It seems like it was just
yesterday that I was writing about spring here in South Park Colorado.
That statement sure sounds like something my mom would sayâ€¦seems like only
Today is the 3
of October and South
Park is again the topic
of my writing. This time I am writing about fall; fall color to be exact. The
â€œfall color seasonâ€ is underway. Huge splotches of gold can be seen on the
mountainsides around 11,000'. Here at my house at 9300-9500â€™ we have not yet
seen the peak foliage color.
It is the large stands of
aspen with brilliant yellow gold leaves that are the iconic Colorado
fall scene: Aspen gold and blue sky â€“ I have
taken my share of photos with this theme. This year, however, there is red in
the display, at least more than is usual. And more green for this late.
Color change in the aspen
trees is cued by shorter day length as summer progresses into fall. The yellow
and orange pigments are there in the leaf and even play a role in
photosynthesis, but they are masked in the summer by the green chlorophyll. As
the days grow shorter and the temperatures drop, chlorophyll production (and
food production) slows to a stop. The tree will break down the chlorophyll
allowing the carotenoids â€“ the oranges and yellows â€“ to show. Red to purplish
color is an expression of anthocyanin pigments. The anthocyanins are actually
produced in the leaf from sugars that remain there as the leaves begin to
separate (on a cellular level) from the tree.
There is always a lot of
local speculation about the factors that make for the best fall color show or â€œgold
rushâ€ as it is known here. Generally speaking the trees need good summer
moisture (but not too much), cool nights but not freezing temperatures, and dry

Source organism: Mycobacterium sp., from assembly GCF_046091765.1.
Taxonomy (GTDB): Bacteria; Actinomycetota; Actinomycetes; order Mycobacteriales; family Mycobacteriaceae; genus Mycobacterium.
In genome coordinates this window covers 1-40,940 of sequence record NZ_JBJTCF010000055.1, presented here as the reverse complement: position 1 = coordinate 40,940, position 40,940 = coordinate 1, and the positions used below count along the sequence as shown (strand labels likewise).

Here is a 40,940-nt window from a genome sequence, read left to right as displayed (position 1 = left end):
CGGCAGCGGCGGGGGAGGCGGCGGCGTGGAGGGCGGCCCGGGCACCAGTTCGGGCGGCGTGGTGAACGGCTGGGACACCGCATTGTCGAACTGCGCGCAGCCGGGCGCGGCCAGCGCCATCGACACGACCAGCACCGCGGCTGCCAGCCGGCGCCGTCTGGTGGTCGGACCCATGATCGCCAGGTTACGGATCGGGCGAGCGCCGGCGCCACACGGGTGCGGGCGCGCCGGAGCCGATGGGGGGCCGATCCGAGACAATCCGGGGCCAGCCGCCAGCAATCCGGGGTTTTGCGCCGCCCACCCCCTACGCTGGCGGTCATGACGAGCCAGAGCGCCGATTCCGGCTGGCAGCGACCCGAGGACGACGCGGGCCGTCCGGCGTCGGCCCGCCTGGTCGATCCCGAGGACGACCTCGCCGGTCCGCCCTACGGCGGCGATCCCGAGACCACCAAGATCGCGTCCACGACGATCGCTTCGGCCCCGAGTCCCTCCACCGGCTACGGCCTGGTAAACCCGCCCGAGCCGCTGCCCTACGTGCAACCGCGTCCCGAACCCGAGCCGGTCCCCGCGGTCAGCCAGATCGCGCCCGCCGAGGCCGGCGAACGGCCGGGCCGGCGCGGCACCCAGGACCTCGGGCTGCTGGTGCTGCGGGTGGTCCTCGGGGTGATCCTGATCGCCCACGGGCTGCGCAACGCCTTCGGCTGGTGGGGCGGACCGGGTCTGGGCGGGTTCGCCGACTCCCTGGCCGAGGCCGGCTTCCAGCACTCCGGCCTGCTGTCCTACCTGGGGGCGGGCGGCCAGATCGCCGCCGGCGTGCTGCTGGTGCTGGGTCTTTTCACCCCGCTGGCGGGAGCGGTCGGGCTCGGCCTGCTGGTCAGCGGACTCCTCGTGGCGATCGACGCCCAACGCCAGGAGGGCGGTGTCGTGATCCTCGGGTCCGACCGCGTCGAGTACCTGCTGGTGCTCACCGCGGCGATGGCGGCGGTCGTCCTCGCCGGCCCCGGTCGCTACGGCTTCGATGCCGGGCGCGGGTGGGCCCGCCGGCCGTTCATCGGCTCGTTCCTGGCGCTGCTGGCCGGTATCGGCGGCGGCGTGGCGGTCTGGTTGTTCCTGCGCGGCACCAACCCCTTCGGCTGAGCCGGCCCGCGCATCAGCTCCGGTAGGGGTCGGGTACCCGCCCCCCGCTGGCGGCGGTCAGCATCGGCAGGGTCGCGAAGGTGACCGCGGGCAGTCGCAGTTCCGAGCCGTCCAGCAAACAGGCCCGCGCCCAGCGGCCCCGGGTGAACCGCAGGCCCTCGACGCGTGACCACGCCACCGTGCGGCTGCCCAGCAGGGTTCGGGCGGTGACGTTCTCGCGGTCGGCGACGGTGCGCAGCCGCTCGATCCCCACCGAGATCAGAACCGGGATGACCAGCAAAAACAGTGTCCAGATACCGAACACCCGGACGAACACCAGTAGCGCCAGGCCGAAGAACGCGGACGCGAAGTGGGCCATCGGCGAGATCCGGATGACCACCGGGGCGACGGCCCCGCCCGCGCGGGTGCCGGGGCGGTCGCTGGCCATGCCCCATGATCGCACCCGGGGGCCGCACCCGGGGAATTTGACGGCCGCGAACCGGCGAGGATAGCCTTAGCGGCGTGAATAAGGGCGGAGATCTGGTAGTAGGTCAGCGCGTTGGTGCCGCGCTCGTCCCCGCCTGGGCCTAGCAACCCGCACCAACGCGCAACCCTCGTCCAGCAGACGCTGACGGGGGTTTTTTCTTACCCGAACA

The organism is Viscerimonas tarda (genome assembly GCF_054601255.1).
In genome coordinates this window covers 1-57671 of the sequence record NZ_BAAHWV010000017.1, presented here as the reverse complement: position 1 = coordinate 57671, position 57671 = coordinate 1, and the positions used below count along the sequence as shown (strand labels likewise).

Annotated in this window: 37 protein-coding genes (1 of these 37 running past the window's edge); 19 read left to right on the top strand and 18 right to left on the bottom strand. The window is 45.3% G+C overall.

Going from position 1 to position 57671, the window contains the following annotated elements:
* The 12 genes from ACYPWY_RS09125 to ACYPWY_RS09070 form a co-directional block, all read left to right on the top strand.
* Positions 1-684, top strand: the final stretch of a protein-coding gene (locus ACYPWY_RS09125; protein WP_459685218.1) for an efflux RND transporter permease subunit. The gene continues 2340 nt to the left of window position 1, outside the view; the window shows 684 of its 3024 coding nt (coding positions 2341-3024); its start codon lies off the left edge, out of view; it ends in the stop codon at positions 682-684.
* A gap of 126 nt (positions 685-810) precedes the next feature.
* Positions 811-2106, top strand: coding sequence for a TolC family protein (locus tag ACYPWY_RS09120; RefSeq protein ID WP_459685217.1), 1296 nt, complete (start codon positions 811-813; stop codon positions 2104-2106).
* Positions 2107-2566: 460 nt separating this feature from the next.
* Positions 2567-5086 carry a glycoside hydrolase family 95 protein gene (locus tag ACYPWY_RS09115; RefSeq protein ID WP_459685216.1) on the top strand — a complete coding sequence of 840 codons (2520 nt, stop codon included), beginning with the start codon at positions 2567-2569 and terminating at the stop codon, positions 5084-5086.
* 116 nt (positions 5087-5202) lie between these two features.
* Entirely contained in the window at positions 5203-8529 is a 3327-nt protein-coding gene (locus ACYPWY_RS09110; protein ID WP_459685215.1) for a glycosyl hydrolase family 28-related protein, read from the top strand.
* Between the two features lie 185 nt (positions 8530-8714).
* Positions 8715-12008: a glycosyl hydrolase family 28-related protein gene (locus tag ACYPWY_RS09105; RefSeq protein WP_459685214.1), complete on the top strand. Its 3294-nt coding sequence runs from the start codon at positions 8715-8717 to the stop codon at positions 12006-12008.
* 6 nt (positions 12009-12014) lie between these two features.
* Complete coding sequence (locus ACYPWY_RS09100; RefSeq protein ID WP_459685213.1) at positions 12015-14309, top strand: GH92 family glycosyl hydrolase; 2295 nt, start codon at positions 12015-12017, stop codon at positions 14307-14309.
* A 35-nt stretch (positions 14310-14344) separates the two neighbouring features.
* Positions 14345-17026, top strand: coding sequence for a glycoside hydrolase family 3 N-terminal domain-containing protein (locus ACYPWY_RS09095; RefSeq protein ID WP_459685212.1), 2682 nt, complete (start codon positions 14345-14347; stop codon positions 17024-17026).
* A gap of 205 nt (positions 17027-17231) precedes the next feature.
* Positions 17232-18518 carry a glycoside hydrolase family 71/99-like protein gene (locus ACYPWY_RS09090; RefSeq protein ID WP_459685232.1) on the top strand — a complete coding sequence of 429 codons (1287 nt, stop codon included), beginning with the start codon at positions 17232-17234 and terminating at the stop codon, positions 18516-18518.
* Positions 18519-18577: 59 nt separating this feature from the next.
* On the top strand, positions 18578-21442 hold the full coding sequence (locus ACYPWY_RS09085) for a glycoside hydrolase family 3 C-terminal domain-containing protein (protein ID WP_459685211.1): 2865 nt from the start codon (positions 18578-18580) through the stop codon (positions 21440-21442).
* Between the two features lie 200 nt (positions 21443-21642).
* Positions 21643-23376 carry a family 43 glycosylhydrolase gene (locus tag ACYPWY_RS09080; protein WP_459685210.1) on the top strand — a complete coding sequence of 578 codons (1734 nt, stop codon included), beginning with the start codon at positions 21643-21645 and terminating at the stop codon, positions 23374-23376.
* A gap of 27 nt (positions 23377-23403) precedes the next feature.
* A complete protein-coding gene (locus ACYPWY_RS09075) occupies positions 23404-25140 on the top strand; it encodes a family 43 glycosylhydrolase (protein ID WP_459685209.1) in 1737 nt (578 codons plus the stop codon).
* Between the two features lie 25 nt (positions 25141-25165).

conditions early in the fall. Coloradoâ€™s
color season appears to be delayed this year because of the very wet conditions
in early to mid September.
temperatures are in the forecast for tonight through the weekend I took some
photos today. I am afraid that a hard freeze will turn what is green now
directly to brown and I want to capture how pretty it is to have all the colors
â€“ green, olive, gold, orange, and red â€“ on display this year.
Sophie and I set out this morning down the lane from my home.
Gorgeous grandfather Aspen showing red and gold color.
Â A stand of aspen trees illustrates what Colorado's fall "gold rush" is all about.
Summer's fading greens and coppery reds of fall show in these aspen trees.
More color to come (I hope) if frost doesn't turn the leaves brown.
While I donâ€™t really
design my Pebbles at my Feet jewelry to follow the seasons, I am certainly
inspired by my surroundings. I often use Colorado
and South Park color palettes in my natural stone jewelry
designs. How neat it was to find these rhyolite beads with shades of summer
green and fall aspen yellow in the same stone. These were certainly inspired by
what I call the fading summer greens.
A new design from Pebbles at my Feet not yet listed. Rhyolite and copper earrings show "Summer's fading greens".
And this bracelet reveals
an entire landscape of autumn color including the red and pink rocks that
backdrop the scene in many of my favorite areas. Gemstone charm bracelet featuring jasper, rhyolite, unakite, and agates.
Season-less, but most certainly inspired by Colorado's intensely blue skies and red sandstone and clay earth, I called these earrings (sold) "Blue Sky over Red Earth".Â
I hope you are enjoying a fall display near where you live, too. Let me know what you like about this season...and make my day...by leaving a comment.